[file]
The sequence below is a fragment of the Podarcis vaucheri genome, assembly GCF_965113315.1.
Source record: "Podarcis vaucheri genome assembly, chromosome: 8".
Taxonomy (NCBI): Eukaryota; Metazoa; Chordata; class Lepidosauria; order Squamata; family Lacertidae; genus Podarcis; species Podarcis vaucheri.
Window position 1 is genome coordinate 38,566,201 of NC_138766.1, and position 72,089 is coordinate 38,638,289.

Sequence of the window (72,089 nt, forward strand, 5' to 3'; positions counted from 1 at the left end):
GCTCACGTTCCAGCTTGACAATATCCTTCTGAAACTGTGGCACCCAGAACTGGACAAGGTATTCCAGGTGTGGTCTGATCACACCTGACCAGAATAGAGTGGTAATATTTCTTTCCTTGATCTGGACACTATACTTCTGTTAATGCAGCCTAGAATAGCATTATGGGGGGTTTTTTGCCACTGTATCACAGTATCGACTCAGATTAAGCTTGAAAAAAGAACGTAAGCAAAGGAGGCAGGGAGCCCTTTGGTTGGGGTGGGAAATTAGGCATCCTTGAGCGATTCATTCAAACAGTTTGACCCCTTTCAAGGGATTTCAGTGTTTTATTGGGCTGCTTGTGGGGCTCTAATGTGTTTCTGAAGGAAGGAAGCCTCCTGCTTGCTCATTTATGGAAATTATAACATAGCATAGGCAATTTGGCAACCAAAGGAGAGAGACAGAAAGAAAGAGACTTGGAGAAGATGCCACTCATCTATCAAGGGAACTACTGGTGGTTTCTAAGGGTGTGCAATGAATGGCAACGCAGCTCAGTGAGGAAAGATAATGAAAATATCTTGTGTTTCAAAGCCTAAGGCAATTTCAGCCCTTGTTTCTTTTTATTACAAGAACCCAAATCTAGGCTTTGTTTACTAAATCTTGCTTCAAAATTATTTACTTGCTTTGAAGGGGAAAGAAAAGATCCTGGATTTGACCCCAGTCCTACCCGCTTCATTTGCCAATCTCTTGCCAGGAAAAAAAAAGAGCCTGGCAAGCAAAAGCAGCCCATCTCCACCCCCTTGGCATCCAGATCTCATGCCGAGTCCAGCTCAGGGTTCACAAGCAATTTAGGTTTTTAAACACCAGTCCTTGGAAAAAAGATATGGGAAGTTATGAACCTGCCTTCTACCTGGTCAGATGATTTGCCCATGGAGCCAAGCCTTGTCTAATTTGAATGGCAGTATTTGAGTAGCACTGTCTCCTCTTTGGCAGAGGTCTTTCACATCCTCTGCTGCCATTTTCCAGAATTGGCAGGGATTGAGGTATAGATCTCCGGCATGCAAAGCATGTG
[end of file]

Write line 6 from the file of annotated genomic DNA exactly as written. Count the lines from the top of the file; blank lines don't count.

GCTCACGTTCCAGCTTGACAATATCCTTCTGAAACTGTGGCACCCAGAACTGGACAAGGTATTCCAGGTGTGGTCTGATCACACCTGACCAGAATAGAGTGGTAATATTTCTTTCCTTGATCTGGACACTATACTTCTGTTAATGCAGCCTAGAATAGCATTATGGGGGGTTTTTTGCCACTGTATCACAGTATCGACTCAGATTAAGCTTGAAAAAAGAACGTAAGCAAAGGAGGCAGGGAGCCCTTTGGTTGGGGTGGGAAATTAGGCATCCTTGAGCGATTCATTCAAACAGTTTGACCCCTTTCAAGGGATTTCAGTGTTTTATTGGGCTGCTTGTGGGGCTCTAATGTGTTTCTGAAGGAAGGAAGCCTCCTGCTTGCTCATTTATGGAAATTATAACATAGCATAGGCAATTTGGCAACCAAAGGAGAGAGACAGAAAGAAAGAGACTTGGAGAAGATGCCACTCATCTATCAAGGGAACTACTGGTGGTTTCTAAGGGTGTGCAATGAATGGCAACGCAGCTCAGTGAGGAAAGATAATGAAAATATCTTGTGTTTCAAAGCCTAAGGCAATTTCAGCCCTTGTTTCTTTTTATTACAAGAACCCAAATCTAGGCTTTGTTTACTAAATCTTGCTTCAAAATTATTTACTTGCTTTGAAGGGGAAAGAAAAGATCCTGGATTTGACCCCAGTCCTACCCGCTTCATTTGCCAATCTCTTGCCAGGAAAAAAAAAGAGCCTGGCAAGCAAAAGCAGCCCATCTCCACCCCCTTGGCATCCAGATCTCATGCCGAGTCCAGCTCAGGGTTCACAAGCAATTTAGGTTTTTAAACACCAGTCCTTGGAAAAAAGATATGGGAAGTTATGAACCTGCCTTCTACCTGGTCAGATGATTTGCCCATGGAGCCAAGCCTTGTCTAATTTGAATGGCAGTATTTGAGTAGCACTGTCTCCTCTTTGGCAGAGGTCTTTCACATCCTCTGCTGCCATTTTCCAGAATTGGCAGGGATTGAGGTATAGATCTCCGGCATGCAAAGCATGTG